A property management company that promised a guaranteed rental income to landlords, even if tenants failed to pay, has come under scrutiny from the Advertising Standards Authority (ASA). An advertisement running on the company website has been judged to be misleading following a complaint and has been banned from future use.
Always read the small print may be an overused phrase but it continues to be good advice, particularly when money is involved. Where this advertisement was concerned, the ASA judged that there was a particular problem with what wasn’t included in the small print.
Letting Agent Today reported this week that, in February, the website www.reliancepropertymanagement.co.uk carried a banner stating: Relax while your rental income is guaranteed! Receive your rent on time, every month, even if your tenant fails to pay. That’s a guarantee that would make any landlord sit up and take notice. None of us wants to miss out on a good deal but was this promise really one that could be relied on?
In fact someone did query whether or not rent really would be guaranteed in all circumstances and asked the ASA to investigate the claims. The advert in question stated that landlords would be paid each month whether or not the property was tenanted and claimed to be “taking away the risk” for landlords. The key phrase used was “giving you confidence in your rental income so you can rely on it, whatever happens”. Landlords were referred to the Ts & Cs for further explanation of the service but on investigation the ASA ruled that the company did not make clear each significant limitation that applied to the promise of guaranteed rent.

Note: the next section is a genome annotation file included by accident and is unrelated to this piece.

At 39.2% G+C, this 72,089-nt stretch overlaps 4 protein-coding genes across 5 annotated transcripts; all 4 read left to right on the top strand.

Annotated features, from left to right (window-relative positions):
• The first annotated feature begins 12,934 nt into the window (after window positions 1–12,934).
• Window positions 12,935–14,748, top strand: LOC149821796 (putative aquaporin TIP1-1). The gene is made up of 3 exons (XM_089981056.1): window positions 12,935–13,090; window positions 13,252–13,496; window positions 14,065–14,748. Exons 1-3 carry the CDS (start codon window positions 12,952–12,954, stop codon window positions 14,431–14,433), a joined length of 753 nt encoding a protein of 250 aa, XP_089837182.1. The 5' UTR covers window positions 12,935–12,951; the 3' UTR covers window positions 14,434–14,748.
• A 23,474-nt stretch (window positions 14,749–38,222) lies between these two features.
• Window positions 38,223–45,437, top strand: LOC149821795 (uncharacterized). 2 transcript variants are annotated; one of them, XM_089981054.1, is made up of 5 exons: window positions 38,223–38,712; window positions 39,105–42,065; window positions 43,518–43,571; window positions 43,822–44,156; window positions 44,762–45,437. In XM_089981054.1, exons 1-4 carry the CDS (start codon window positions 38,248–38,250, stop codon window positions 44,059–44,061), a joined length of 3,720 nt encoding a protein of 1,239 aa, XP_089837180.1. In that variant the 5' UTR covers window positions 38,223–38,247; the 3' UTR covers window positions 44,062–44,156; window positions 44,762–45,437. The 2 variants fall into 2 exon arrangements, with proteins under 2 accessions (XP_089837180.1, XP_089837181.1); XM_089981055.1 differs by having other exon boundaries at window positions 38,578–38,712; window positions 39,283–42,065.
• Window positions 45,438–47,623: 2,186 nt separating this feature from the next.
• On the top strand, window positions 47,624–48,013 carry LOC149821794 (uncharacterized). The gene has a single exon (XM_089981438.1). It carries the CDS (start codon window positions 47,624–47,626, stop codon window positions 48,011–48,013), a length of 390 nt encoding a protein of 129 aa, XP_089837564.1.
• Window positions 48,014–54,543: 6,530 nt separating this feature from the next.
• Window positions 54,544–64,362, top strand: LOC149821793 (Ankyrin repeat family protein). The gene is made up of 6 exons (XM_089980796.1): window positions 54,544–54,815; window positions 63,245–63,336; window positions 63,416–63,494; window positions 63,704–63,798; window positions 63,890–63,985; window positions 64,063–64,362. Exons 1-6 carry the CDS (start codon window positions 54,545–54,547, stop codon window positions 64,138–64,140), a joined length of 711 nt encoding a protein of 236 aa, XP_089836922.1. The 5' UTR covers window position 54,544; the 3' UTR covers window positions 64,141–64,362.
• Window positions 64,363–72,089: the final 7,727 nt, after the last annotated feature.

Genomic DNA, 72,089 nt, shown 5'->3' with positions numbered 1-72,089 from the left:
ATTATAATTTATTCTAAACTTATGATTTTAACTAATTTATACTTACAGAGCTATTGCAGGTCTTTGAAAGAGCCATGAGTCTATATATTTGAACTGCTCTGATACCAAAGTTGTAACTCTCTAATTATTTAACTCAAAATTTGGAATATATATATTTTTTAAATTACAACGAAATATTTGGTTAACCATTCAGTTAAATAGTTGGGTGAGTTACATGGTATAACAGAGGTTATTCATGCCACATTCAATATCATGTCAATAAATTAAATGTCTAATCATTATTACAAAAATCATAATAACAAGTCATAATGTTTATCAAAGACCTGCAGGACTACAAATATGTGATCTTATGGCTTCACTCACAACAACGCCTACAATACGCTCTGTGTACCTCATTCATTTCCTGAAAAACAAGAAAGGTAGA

Nor was it made clear to landlords that the guaranteed rent was based on an agreement through which the property manager became the tenant and then sub-let the landlord’s property to other tenants. The ASA determined that this information was likely to be critical to any decision whether or not to sign a contract and the advert was therefore in breach of the ASA’s advertising code.
There are important lessons to be learned here. First, when advertising a product or service, any limitations must be made absolutely clear in marketing communications otherwise they will be in breach of the ASA code. Second – and this is a lesson for life, not just for property – if something sounds too good to be true, it probably is!